You all know what VMCI stands for – don’t you? Well if you ever looked at VMware solutions – then you would recognize it - VMCI Overview.
The Virtual Machine Communication Interface (VMCI) is an infrastructure that provides fast and efficient communication between a virtual machine and the host operating system and between two or more virtual machines on the same host. The VMCI SDK facilitates development of applications that use the VMCI infrastructure. Without VMCI, virtual machines communicate with the host using the network layer. Using the network layer adds overhead to the communication. With VMCI communication overhead is minimal and different tasks that require that communication can be optimized. An internal network can transmit an average of slightly over 2Gbit/s using vmxnet3, VMCI can go up to nearly 10Gbit/s with 128k sized Queue pairs.
In my 10 years (I think it has been 10) of using VMware products – I personally have never seen any public implementation of VMCI, even though it is in theory an interesting concept.
It seems though that VMware are looking to re-brand the acronym into something else, which is connected with something that a number of rumors have been flying around about a converged infrastructure offering to be announced by VMware.
The rumors started a while back and the whole story became apparent in these articles.
Spotted Marvin on VMware campus during a break this morning "first hyperconverged infrastructure appliance" pic.twitter.com/1iIPocjREX— Fletcher Cocquyt (@Cocquyt) June 7, 2014
I was going over the Content catalog for VMworld and noticed something.
*(by the way if you ever want to find out what is going to happen at VMworld – then I can assure you that you will find it in the content catalog)
I am talking about the following session.
SDDC1767 - Simplify / Automate IaaS Workload Deployment with VMware-Powered Converged Infrastructure (VMCI)
As data center operators struggle to make many pieces of the infrastructure (storage, computing, and networking) work together to offer cost-effective and agile service, Converged Infrastructure (CI) solutions promise to eliminate the challenges by offering customers a set of products that work together easily with minimal installation and operations overhead.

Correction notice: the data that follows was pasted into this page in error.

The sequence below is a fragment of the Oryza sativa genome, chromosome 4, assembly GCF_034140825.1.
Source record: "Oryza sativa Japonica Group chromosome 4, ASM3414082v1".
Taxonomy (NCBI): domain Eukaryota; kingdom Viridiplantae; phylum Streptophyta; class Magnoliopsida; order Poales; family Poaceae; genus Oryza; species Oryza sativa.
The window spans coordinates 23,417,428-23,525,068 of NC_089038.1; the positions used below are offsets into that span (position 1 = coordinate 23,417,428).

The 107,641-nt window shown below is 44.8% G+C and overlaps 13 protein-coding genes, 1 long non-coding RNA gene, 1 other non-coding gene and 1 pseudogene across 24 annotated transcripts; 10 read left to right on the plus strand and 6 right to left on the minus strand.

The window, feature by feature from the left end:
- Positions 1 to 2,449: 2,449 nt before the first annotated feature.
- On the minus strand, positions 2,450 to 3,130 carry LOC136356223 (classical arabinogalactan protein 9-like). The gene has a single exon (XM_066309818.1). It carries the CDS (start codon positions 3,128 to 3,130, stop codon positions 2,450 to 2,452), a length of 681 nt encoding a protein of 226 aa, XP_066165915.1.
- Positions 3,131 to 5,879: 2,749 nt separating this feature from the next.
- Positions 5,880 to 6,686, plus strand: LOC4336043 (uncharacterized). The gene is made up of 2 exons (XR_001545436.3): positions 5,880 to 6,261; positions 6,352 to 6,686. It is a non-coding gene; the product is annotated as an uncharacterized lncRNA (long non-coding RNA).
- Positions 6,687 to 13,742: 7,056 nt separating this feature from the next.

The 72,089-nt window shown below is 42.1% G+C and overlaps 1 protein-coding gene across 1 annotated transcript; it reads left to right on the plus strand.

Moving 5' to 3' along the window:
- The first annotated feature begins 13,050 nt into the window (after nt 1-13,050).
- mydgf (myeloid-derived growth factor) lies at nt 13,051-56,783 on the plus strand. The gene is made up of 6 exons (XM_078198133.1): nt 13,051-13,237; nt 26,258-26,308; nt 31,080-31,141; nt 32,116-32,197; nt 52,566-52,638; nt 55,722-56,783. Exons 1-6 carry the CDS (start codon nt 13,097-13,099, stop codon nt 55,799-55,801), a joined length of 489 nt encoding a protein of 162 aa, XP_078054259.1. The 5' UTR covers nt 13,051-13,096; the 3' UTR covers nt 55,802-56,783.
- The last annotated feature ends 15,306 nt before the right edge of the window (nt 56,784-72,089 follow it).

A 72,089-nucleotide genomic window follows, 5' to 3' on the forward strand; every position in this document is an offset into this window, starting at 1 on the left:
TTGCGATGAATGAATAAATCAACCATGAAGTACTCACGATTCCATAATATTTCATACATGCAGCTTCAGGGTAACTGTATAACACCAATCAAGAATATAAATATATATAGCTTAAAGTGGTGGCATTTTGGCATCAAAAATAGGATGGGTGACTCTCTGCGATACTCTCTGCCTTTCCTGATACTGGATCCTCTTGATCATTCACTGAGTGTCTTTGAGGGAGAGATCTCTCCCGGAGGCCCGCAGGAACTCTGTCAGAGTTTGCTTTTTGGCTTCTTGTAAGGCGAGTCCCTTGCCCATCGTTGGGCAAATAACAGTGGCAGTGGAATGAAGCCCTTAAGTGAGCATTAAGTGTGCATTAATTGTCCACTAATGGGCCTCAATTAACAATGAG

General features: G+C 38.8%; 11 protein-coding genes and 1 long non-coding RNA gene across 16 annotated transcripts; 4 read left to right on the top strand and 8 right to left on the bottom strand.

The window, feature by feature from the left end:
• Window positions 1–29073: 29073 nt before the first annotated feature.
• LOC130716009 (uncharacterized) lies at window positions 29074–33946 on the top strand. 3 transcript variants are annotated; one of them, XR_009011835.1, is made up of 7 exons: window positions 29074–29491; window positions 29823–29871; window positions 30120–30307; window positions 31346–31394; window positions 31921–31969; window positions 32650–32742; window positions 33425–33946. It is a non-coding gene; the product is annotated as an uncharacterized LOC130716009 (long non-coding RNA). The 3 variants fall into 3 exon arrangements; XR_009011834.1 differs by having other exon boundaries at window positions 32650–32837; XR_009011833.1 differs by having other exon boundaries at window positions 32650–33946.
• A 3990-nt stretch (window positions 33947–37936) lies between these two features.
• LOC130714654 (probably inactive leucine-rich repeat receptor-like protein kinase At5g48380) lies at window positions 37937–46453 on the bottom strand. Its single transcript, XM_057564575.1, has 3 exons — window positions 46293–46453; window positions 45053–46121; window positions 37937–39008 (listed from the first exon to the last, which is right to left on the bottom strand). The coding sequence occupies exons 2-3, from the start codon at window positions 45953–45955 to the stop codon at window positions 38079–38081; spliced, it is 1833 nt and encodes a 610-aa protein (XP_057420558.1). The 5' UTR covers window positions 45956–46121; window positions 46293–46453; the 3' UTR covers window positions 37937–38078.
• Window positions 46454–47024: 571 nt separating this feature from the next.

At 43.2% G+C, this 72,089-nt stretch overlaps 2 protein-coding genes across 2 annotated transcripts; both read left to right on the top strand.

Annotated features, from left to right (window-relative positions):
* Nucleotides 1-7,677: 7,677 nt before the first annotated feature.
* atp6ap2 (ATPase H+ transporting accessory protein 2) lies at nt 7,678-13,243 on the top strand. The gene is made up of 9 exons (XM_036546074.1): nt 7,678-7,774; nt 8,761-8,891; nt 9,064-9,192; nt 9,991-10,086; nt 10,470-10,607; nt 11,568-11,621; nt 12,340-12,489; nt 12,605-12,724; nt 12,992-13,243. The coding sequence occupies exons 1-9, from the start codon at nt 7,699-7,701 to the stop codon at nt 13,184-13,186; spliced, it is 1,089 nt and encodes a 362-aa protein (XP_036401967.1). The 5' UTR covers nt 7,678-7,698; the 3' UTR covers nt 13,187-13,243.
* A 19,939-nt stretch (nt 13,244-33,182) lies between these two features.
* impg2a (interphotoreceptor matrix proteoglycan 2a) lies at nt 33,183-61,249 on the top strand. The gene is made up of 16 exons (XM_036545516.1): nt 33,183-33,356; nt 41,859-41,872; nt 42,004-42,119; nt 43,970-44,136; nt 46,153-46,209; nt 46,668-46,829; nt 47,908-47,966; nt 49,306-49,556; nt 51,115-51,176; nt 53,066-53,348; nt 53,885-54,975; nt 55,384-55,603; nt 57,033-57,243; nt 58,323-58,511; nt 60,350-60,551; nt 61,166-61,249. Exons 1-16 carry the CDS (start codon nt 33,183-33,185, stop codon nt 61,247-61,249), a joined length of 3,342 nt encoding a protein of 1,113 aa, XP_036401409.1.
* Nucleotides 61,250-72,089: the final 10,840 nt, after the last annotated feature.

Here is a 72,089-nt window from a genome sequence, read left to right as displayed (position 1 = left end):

The CI products include a pre-integrated and optimized bundle of hardware and software across networking, compute servers, and storage typically combined with virtualization, management, and other software (DR, load balancing, etc). However, integration of different components from different vendors (across compute, storage, and networking) leads a complex environment consisting of disparate tools for management, provisioning, and deployment.
The session will outline the VMware view of the CI requirements and an architecture inspired by the SDDC suite augmented by software components.
One way to simplify the CI environments is via a VMware-powered Converged Infrastructure solution (VMCI) that ties together hardware and software components under a single virtualization umbrella to offer a single point of-entry for a Software Define Data Center (SDDC). We will tie together VMware (and partner) assets spanning virtualization (compute/storage/networking), management (vCenter, VCAC), and operations/analytics (vCOPS, vCAC, etc) with hardware management, to offer a single point of SDDC entry with a tightly integrated automation for SDDC.
(The highlighting was added by me)
We will offer benefits of reduced cost, faster time-to-value, and operational ease when it comes to SDDC instantiation, workload provisioning, deployment, and operations. This session focuses on Infrastructure-as-a-Service (IaaS) and provides an in-depth description of a simplified, automated approach to IaaS workload provisioning and deployment using VMCI.
Attached below id the screenshot of the session.
So ladies and gents – there you have it - VMCI – VMware-Powered Converged Infrastructure. This will open up a whole new market for VMware – and of course a number of new co-opetition relationships with VMware’s current partners as well.
I expect that this will be one of the major announcements at VMworld.
This is based on public information that is currently available on the links above – and has not yet been confirmed by VMware (I doubt it ever will be).